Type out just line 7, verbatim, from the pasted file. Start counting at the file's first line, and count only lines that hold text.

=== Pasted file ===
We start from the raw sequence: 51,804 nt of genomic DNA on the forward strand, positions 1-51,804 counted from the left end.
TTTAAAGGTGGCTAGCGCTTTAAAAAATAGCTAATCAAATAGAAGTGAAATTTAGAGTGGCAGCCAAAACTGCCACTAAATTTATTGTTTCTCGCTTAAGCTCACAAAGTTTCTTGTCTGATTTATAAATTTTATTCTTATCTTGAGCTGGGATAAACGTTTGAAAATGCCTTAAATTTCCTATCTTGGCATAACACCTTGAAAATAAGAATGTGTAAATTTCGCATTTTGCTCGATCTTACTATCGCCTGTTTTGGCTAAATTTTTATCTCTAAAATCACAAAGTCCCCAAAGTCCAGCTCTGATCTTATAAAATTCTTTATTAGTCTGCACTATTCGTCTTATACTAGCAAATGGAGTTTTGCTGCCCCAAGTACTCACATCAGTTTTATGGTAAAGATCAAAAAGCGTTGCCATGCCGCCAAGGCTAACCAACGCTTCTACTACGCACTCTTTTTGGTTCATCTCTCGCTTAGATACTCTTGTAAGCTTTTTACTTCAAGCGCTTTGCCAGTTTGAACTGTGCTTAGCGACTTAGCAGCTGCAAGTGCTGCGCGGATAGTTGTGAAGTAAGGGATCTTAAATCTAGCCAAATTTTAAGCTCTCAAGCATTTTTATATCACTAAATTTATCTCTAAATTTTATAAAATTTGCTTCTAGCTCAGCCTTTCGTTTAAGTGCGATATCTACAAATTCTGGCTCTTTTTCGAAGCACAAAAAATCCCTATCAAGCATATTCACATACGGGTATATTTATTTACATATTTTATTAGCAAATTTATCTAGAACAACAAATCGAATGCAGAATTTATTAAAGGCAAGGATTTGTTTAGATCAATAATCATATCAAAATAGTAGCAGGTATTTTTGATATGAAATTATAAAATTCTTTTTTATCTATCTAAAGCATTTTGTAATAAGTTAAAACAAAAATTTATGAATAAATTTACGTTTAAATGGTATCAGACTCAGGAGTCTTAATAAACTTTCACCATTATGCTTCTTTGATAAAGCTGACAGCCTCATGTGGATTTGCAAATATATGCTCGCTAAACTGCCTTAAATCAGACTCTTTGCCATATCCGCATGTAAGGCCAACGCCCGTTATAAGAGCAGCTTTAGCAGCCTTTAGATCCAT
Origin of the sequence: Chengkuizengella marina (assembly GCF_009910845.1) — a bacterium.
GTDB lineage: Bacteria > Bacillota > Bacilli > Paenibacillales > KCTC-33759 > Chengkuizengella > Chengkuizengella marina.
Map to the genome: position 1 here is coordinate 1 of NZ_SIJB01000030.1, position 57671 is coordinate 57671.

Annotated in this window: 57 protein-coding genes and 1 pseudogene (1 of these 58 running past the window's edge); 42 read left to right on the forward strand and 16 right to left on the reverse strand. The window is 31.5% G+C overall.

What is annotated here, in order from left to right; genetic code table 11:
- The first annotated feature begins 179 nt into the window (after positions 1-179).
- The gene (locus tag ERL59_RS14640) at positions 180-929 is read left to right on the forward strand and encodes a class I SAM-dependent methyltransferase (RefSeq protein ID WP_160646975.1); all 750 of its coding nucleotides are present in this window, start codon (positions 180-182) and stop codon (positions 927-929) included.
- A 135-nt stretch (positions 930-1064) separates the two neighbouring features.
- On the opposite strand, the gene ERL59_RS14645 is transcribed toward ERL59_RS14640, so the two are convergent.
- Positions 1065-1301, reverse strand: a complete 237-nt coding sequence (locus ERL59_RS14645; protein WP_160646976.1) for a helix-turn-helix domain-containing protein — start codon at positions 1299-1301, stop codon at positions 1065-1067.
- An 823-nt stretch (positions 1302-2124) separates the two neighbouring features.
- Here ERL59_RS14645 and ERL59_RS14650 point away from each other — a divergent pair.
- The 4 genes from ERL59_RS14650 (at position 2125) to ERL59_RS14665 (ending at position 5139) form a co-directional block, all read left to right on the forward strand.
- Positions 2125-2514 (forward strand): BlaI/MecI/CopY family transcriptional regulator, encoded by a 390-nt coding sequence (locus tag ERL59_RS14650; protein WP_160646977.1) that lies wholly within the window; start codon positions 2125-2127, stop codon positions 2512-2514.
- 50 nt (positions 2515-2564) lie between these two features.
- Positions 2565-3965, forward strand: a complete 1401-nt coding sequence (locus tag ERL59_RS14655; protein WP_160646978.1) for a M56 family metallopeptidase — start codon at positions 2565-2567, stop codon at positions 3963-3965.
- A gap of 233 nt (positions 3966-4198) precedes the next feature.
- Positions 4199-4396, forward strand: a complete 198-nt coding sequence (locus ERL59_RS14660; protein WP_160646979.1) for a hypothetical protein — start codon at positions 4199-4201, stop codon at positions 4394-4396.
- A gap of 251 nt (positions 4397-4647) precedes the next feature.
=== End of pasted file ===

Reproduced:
What is annotated here, in order from left to right; genetic code table 11: